One of the reasons why I haven’t been more active on this blog lately is because I have started a new job that is keeping me very busy. There are of course many new things happening, as always when one starts something new, but the one thing I would like to talk about today is headcovering at work.
After my marriage, I have been wearing tichels (Jewish-style headscarf) on and off. First only on the weekends, then also to work. During the end of my time at my old job I covered sometimes nearly full-time for a whole week, then again another week I didn’t wear anything at all. The reactions of my old colleagues ranged from “WTF??” to “what a nice scarf”, but mostly it was indifference. But I never wore any covering when I had work-related dealings with other people. Chicken that I am 😉
Along came job interviews. And like probably many many others, I debated with myself for a long time what to do about the covering. I decided not to put any picture on the application which gave me more time to think about it. Finally, I decided to go with a bandana to my interview, but at the last moment I got scared and took it off. The next one I did without even planning to wear one.
I got the job. To start after my long holiday in Israel. And during my time in Israel I covered the whole time and it just felt so right. So when I came back, I took the decision to continue covering. Still, as I had been at the interview without a covering, I felt awkward. I thought they might think I had wanted to trick them into hiring me without knowing about the covering. Under false pretenses. My first few weeks I went to work with a bandana, a small headband or some other partial covering as a sort of compromise. But I didn’t feel beautiful and it kept coming off. Finally, after about a month or six weeks I started to wear a full tichel in the colors and styles that I experimented with in Israel. The first day I was very much afraid of the reactions, but on the other hand I felt also so beautiful.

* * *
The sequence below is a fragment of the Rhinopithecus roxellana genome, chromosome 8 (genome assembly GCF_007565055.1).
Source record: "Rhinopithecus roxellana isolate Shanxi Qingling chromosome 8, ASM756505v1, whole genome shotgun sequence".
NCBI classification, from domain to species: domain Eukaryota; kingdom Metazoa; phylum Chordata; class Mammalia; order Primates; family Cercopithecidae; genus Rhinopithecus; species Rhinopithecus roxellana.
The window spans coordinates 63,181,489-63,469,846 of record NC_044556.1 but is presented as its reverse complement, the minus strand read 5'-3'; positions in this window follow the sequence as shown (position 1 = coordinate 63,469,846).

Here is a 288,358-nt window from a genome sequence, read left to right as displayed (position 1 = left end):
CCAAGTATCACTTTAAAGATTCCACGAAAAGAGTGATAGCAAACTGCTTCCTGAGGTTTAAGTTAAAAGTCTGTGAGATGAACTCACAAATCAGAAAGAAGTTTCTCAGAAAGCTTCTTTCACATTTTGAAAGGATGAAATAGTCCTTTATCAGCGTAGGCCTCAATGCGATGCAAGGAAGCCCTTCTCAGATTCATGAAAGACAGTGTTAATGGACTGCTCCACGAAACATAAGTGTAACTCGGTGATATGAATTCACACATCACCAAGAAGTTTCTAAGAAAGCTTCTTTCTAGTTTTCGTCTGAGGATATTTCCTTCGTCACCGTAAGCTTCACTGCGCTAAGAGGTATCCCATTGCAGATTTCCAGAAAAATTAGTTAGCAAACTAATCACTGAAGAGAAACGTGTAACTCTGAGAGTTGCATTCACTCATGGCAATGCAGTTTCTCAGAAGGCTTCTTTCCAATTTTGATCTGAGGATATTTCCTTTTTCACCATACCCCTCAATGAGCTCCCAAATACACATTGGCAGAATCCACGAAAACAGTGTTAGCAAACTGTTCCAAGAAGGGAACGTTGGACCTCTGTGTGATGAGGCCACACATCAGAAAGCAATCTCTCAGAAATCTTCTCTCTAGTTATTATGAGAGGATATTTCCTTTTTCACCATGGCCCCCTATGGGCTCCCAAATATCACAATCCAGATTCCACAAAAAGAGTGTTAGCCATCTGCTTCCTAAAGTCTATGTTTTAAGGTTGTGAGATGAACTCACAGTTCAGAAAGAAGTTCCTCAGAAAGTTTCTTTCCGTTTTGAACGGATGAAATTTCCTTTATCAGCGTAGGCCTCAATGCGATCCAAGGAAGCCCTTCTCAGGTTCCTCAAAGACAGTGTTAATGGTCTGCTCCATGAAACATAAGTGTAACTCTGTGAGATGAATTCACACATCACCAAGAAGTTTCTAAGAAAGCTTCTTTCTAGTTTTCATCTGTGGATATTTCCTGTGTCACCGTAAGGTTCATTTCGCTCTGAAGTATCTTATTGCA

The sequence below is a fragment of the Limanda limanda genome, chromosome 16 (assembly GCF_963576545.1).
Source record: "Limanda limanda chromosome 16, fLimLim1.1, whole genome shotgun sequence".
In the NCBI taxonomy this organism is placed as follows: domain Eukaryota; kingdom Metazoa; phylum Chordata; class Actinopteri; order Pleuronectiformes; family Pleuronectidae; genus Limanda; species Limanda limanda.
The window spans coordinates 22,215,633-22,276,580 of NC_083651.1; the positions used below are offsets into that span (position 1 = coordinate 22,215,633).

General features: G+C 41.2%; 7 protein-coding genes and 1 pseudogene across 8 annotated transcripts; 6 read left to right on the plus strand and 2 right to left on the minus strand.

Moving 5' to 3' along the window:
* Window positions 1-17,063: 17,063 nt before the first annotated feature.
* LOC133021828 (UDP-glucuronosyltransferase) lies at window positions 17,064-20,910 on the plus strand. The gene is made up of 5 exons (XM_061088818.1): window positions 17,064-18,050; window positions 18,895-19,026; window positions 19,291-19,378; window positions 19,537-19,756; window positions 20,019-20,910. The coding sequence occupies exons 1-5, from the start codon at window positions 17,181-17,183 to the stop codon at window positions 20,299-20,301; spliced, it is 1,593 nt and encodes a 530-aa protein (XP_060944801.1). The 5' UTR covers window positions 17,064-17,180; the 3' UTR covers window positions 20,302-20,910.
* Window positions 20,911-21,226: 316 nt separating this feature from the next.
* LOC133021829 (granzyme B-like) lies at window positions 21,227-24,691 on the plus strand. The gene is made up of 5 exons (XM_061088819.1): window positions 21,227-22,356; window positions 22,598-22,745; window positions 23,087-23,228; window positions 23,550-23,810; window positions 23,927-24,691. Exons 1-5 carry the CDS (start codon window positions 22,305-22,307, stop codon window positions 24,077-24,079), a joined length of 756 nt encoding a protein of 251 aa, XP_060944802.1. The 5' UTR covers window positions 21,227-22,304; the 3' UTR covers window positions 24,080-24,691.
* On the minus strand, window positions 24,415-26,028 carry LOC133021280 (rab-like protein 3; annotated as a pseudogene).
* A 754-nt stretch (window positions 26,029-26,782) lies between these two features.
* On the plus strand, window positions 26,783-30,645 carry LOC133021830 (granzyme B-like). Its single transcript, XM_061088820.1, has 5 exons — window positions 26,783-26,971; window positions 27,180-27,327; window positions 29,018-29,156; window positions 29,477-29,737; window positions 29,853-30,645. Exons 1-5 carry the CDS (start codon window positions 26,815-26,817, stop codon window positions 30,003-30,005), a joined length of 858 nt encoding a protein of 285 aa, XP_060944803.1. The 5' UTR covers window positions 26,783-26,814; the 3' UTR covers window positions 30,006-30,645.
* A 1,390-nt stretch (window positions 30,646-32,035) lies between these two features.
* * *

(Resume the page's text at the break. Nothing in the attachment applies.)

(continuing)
This is the total sum of the reactions I got (each point represents one incident with one person, not more):
- "That scarf is so beautiful."
- "That color looks so nice on you."
- "Ah, today it is green, I liked the red more."
- "Since when do you cover your hair?"
- "How many scarves do you have, you wear so many different ones!"
- (my Muslim hijab-wearing colleague to another colleague) "Now there are two of us!!"
- (a Muslim hat-wearing student) "You look so beautiful, but may I ask, why do you cover your hair, are you Muslim?"
- And a discussion with said Muslim colleague about whether or not to put a picture on a job application and what types of reactions we have experienced in the streets and elsewhere.
But mostly: Just no reaction at all. Really! What a relief (and what unnecessary headache)!